Anna Julia Cooper: One of the most prominent Black scholars in U.S. history, slave born Anna Julia Cooper was an author, educator, and activist. At an early age, her love of learning started her educational journey that would continue for the remainder of her life, with accolades that include being one of the 1st Black women to graduate from Oberlin College, the 4th woman in the U.S. to earn a Ph.D., and the 1st ever woman to earn this level of degree from the University of Paris, Sorbonne. She assisted in the creation of clubs dedicated to the Black community, with specific focus on women, youth, and the poor. She described her calling as “the education of neglected people," believing learning was the gateway to liberation. Another fun fact: She is the only Black woman whose words are quoted in the United States passport.


My favorite quote: I constantly felt (as I suppose many an ambitious girl has felt) a thumping from within unanswered by any beckoning from without.


Mary Church Terrell: A true champion of both gender and racial equality, Mary Church Terrell was an advocate, feminist, author, educator, and civil rights activist. She was the co-founder and inaugural president of the National Association of Colored Women (NACW), and believed in the crucial importance of "lifting as we climb". She often rubbed shoulders with Ida B. Wells and other notable activists while she fought against the convict lease system, lynching, and Jim Crow Laws. She picketed at the White House in support of the 19th Amendment because she believed that black women had two hurdles to jump, both gender and race. After winning an anti-discrimination lawsuit, she became the first Black member of the American Association of University Women, and was also the first Black woman appointed to the District of Columbia Board of Education.



Sojourner Truth: A giant of her time (quite literally, at six feet tall), Sojourner Truth escaped slavery at the age of thirty and would spend the next fifty-six years as a forceful way-shower in the causes of abolition, women’s rights, and racial equality. She used every tool at her disposal, including speeches, songs, sit-ins, fundraisers, the judicial system, and (attempted) voting to shed light on the litany of injustices she other Black women faced even within the prevailing justice movements, including women’s suffrage. During the Civil War, she organized and distributed supplies for Black troops and, after, became an advocate for these same troops as well as freed slaves at the national level, helping them find jobs and housing and campaigning for reparations in the form of land grants. She is credited with directly challenging racists at the Women’s Rights Convention in her famous “Ain’t I a Woman?” speech, and leveraged this demand for suffrage and rights for every women against such male luminaries as Frederick Douglass, Abraham Lincoln, and William Lloyd Garrison.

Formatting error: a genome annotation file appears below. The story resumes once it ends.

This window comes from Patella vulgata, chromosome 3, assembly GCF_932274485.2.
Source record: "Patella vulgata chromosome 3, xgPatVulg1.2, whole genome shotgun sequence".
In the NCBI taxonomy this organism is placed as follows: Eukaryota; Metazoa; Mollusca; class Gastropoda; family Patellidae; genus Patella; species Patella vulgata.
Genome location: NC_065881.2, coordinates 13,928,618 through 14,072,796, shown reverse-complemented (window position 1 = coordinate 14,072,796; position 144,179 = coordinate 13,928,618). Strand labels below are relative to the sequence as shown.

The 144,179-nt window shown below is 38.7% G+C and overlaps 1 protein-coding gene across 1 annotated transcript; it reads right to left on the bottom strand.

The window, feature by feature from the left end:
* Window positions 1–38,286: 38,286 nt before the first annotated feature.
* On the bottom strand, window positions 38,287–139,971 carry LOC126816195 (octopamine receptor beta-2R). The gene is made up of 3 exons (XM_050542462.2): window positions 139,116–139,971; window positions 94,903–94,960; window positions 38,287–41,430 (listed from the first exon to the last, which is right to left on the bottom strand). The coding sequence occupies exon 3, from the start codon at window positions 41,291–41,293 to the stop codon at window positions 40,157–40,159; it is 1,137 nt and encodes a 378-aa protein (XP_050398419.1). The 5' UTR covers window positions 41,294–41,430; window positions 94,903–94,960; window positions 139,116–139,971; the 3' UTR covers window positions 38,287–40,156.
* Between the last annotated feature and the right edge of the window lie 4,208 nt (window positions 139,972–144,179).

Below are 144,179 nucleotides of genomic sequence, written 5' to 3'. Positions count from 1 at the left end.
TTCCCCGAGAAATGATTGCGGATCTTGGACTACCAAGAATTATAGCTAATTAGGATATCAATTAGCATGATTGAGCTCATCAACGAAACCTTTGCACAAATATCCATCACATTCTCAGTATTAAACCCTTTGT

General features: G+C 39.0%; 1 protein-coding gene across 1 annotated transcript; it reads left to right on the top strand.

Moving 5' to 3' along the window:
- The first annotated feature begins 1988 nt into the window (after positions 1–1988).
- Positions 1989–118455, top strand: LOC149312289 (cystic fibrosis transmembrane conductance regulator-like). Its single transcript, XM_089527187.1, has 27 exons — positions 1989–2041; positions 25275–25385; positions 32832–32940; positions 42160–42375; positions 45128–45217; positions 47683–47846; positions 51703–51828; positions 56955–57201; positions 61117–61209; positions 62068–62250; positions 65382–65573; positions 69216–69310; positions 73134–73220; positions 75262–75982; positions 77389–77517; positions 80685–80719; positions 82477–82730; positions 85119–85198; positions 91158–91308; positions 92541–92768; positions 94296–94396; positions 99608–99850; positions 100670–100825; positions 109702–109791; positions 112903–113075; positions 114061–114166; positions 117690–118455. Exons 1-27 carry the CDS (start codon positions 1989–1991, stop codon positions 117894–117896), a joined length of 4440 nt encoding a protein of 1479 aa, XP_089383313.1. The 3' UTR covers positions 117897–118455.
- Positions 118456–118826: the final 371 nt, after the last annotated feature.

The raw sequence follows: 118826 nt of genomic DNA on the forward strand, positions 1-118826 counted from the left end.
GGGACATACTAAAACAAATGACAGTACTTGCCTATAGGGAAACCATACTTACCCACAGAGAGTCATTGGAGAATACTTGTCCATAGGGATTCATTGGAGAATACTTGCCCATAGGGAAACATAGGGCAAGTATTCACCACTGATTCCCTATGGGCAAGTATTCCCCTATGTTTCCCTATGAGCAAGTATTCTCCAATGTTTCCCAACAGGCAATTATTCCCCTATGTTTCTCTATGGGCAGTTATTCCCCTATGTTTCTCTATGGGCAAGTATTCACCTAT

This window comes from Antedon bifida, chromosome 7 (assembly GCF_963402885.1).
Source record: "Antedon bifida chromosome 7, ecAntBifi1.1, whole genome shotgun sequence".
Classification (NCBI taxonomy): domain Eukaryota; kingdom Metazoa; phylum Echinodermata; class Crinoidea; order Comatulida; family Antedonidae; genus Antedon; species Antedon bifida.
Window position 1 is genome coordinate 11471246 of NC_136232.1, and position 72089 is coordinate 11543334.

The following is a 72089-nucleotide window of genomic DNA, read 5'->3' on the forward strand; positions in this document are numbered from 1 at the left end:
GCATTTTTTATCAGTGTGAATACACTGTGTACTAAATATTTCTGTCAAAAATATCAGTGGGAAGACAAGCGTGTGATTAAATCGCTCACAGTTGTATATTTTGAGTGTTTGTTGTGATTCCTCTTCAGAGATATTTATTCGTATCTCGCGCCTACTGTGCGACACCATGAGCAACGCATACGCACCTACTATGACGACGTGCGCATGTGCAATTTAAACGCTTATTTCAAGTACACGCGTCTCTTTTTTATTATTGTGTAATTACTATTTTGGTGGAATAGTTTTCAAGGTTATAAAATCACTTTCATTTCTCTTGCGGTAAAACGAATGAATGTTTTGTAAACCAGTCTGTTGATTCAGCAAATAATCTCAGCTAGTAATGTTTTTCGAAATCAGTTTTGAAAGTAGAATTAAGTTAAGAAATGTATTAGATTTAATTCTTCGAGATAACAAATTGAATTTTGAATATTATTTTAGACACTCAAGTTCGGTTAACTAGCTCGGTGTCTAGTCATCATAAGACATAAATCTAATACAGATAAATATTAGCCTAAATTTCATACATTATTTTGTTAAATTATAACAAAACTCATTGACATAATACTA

My favorite quote: "I will not allow my life's light to be determined by the darkness around me."


Lucretia Mott: A fierce abolitionist, feminist, Quaker, and social reformer, Lucretia Mott dedicated her life to speaking out against racial and gender injustice. She was well known for maintaining poise despite hostile audiences, and was not deterred by attempts to keep her from a room because of her gender. She was an active member of the American Anti-Slavery Society, was the 1st president of the American Equal Rights Association, and hosted the Anti-Slavery Convention of American Women in Philadelphia. Though she died before the 19th Amendment was passed, she was instrumental in the early stages on the women's suffrage movement, and dedicated the last years of her life to the cause. Other fun facts: her home was part of the Underground Railroad, her abolitionist views were so progressive that the Society of Friends attempted to strip her of her membership, and she is one of the founders of Swarthmore College.


My favorite quote: “Any great change must expect opposition, because it shakes the very foundation of privilege.”


To shop the pin collection, click here.